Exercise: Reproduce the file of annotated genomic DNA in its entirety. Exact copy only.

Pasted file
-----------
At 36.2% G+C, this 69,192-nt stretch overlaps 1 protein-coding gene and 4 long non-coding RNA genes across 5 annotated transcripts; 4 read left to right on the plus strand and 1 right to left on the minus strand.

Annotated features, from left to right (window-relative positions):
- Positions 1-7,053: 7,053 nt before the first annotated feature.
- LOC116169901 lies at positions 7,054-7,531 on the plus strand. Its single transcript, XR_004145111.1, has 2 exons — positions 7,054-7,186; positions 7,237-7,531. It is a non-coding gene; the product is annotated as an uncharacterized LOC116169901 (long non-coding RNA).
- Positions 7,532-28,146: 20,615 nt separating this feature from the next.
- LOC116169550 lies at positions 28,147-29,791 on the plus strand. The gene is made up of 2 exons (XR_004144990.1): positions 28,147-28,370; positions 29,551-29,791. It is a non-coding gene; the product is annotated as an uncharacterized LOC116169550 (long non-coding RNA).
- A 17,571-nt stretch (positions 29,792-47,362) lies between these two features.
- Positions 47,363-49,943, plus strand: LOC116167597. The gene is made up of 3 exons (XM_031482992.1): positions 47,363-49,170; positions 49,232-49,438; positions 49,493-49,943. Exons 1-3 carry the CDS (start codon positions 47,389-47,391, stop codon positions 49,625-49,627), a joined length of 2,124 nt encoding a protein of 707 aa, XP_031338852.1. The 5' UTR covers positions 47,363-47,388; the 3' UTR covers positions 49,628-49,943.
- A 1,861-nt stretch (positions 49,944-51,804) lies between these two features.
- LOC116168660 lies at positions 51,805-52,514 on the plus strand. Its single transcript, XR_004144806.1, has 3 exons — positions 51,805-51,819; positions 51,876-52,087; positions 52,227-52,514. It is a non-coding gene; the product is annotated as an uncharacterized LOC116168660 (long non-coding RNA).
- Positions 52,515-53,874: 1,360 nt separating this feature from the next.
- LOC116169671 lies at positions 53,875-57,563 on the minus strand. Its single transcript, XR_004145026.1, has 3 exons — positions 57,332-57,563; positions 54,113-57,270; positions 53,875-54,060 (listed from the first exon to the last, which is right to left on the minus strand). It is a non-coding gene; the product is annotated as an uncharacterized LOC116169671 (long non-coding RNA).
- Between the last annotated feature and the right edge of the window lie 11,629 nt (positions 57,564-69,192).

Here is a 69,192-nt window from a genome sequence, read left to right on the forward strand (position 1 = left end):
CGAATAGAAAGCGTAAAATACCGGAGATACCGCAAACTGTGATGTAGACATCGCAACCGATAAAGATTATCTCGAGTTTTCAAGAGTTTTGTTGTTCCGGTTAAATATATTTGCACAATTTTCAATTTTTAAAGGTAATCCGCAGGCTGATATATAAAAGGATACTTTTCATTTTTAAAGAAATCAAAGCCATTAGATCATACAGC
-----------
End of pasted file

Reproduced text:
At 36.2% G+C, this 69,192-nt stretch overlaps 1 protein-coding gene and 4 long non-coding RNA genes across 5 annotated transcripts; 4 read left to right on the plus strand and 1 right to left on the minus strand.

Annotated features, from left to right (window-relative positions):
- Positions 1-7,053: 7,053 nt before the first annotated feature.
- LOC116169901 lies at positions 7,054-7,531 on the plus strand. Its single transcript, XR_004145111.1, has 2 exons — positions 7,054-7,186; positions 7,237-7,531. It is a non-coding gene; the product is annotated as an uncharacterized LOC116169901 (long non-coding RNA).
- Positions 7,532-28,146: 20,615 nt separating this feature from the next.
- LOC116169550 lies at positions 28,147-29,791 on the plus strand. The gene is made up of 2 exons (XR_004144990.1): positions 28,147-28,370; positions 29,551-29,791. It is a non-coding gene; the product is annotated as an uncharacterized LOC116169550 (long non-coding RNA).
- A 17,571-nt stretch (positions 29,792-47,362) lies between these two features.
- Positions 47,363-49,943, plus strand: LOC116167597. The gene is made up of 3 exons (XM_031482992.1): positions 47,363-49,170; positions 49,232-49,438; positions 49,493-49,943. Exons 1-3 carry the CDS (start codon positions 47,389-47,391, stop codon positions 49,625-49,627), a joined length of 2,124 nt encoding a protein of 707 aa, XP_031338852.1. The 5' UTR covers positions 47,363-47,388; the 3' UTR covers positions 49,628-49,943.
- A 1,861-nt stretch (positions 49,944-51,804) lies between these two features.
- LOC116168660 lies at positions 51,805-52,514 on the plus strand. Its single transcript, XR_004144806.1, has 3 exons — positions 51,805-51,819; positions 51,876-52,087; positions 52,227-52,514. It is a non-coding gene; the product is annotated as an uncharacterized LOC116168660 (long non-coding RNA).
- Positions 52,515-53,874: 1,360 nt separating this feature from the next.
- LOC116169671 lies at positions 53,875-57,563 on the minus strand. Its single transcript, XR_004145026.1, has 3 exons — positions 57,332-57,563; positions 54,113-57,270; positions 53,875-54,060 (listed from the first exon to the last, which is right to left on the minus strand). It is a non-coding gene; the product is annotated as an uncharacterized LOC116169671 (long non-coding RNA).
- Between the last annotated feature and the right edge of the window lie 11,629 nt (positions 57,564-69,192).

Here is a 69,192-nt window from a genome sequence, read left to right on the forward strand (position 1 = left end):
CGAATAGAAAGCGTAAAATACCGGAGATACCGCAAACTGTGATGTAGACATCGCAACCGATAAAGATTATCTCGAGTTTTCAAGAGTTTTGTTGTTCCGGTTAAATATATTTGCACAATTTTCAATTTTTAAAGGTAATCCGCAGGCTGATATATAAAAGGATACTTTTCATTTTTAAAGAAATCAAAGCCATTAGATCATACAGC